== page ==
Office buildings are classified into different categories or classes based on certain factors. These factors usually include criteria like age, location/accessibility, condition, efficiency and what amenities are included. Building classes are subjective and usually set forth by BOMA (Building Owners and Managers Association). Building amenities are services or features that are of convenience to tenants. Some examples of this might include food facilities, parking garages, fitness centers, mail or printing centers, and concierge service. Amenities could also be described as the type of finishes used in the construction of the building, elevators and and design of the building. The general purpose of the classification system is to create an apples to apples comparison within a certain market to be able to an intelligent decision as well as track the industry trends.
Class A: The most highly regarded buildings that command above average rents in the market. These buildings are often considered “trophy” buildings and have high quality construction and materials, fully modernized systems in place, a host of amenities, are in excellent condition, great accessibility and a solid presence in the market. These buildings often will be efficient or “green” in terms of power use and environmental impact. These buildings usually have been built in the last 5-7 years, have updated technology, are in prominent areas, and house higher end companies like law firms and financial services companies.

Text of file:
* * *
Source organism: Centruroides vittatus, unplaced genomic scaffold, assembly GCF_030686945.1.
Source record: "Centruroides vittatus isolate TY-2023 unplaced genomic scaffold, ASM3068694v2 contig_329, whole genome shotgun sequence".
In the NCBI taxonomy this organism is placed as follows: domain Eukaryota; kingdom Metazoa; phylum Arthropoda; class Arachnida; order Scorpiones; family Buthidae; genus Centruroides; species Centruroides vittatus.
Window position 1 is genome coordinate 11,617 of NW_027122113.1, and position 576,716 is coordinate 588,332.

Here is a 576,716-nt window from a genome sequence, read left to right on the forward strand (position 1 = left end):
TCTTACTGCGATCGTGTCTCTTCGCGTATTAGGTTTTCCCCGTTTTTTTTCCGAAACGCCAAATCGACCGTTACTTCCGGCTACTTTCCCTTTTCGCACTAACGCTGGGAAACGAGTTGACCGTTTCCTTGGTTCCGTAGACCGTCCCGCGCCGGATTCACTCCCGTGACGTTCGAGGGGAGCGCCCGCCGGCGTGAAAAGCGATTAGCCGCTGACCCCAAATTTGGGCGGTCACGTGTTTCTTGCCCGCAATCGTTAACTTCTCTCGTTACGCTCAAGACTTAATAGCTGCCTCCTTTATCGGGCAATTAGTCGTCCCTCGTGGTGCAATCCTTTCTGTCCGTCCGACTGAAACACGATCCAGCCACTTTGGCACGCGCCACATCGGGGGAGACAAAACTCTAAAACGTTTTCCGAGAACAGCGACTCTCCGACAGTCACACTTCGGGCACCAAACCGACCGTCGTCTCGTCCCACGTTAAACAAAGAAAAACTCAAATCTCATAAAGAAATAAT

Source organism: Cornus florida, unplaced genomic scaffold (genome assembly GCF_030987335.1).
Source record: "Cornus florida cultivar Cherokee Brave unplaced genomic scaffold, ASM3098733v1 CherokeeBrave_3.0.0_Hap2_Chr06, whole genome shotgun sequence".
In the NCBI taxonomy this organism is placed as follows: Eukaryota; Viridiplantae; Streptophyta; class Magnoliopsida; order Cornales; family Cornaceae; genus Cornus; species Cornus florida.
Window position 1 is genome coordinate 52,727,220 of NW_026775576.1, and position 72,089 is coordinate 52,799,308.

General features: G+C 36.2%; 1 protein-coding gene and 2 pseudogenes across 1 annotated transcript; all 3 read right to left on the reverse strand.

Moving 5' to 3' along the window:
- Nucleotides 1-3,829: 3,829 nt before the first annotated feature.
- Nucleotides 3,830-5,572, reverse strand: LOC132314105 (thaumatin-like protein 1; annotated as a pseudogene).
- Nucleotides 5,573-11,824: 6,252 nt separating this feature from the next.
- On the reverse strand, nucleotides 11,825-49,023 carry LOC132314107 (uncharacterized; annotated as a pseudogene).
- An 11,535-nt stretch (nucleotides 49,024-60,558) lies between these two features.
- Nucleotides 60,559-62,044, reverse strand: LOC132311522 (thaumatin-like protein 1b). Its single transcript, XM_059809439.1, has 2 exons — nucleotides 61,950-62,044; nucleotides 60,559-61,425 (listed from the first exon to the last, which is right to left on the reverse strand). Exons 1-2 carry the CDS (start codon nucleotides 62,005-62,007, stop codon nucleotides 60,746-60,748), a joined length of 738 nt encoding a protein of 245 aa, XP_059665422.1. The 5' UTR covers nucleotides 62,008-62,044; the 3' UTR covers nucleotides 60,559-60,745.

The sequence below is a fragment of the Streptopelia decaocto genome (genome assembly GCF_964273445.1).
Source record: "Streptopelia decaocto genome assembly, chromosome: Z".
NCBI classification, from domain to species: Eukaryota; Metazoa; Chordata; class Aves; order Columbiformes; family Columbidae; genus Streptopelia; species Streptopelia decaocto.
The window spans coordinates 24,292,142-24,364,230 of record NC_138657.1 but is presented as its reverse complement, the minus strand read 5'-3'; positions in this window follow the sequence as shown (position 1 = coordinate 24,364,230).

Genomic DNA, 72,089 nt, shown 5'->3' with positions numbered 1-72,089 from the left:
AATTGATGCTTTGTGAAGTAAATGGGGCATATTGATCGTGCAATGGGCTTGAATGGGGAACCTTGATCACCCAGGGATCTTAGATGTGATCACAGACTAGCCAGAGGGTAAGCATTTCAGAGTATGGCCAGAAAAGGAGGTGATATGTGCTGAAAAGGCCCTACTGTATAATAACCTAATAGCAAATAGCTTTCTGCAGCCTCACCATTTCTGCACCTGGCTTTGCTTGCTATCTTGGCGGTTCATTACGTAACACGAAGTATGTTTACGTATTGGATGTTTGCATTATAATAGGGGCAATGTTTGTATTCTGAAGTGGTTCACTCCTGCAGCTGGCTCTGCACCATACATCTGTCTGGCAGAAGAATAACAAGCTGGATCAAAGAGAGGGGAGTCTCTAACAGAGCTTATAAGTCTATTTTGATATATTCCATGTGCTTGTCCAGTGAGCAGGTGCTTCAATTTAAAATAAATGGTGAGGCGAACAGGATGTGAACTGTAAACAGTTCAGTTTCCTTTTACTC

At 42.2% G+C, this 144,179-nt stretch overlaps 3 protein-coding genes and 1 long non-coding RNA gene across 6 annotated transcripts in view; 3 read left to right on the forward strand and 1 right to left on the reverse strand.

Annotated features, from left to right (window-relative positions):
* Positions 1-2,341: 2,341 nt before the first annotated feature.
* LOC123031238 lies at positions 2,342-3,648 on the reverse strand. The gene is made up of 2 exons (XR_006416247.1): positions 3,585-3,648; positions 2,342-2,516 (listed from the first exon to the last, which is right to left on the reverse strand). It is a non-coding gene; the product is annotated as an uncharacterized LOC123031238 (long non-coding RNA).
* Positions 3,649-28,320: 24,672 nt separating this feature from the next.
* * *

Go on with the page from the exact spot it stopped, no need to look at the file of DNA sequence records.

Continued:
Class B: These buildings have a more average rental price and are usually competing for a wider array of users. Building construction is good for the area as are its’ systems. There may be a few amenities but not as many as a Class A building. This building may be in a less desirable location or slightly off the major corridors and sometimes be an older building. The building does not compete with Class A buildings at the same price.
Class C: The lowest of the categories, these buildings are usually below average market price and compete for tenants looking for a merely functional space. Usually there are few if any amenities to speak of, the building construction needs work or is outdated, and the location and convenience factor is lacking. These buildings are really just a value play for someone looking for cheaper rents. These buildings are usually 10-15 years old or more and have few improvements and lower levels of maintenance. These buildings might attract new companies that are budget conscious and don’t rely on location as much.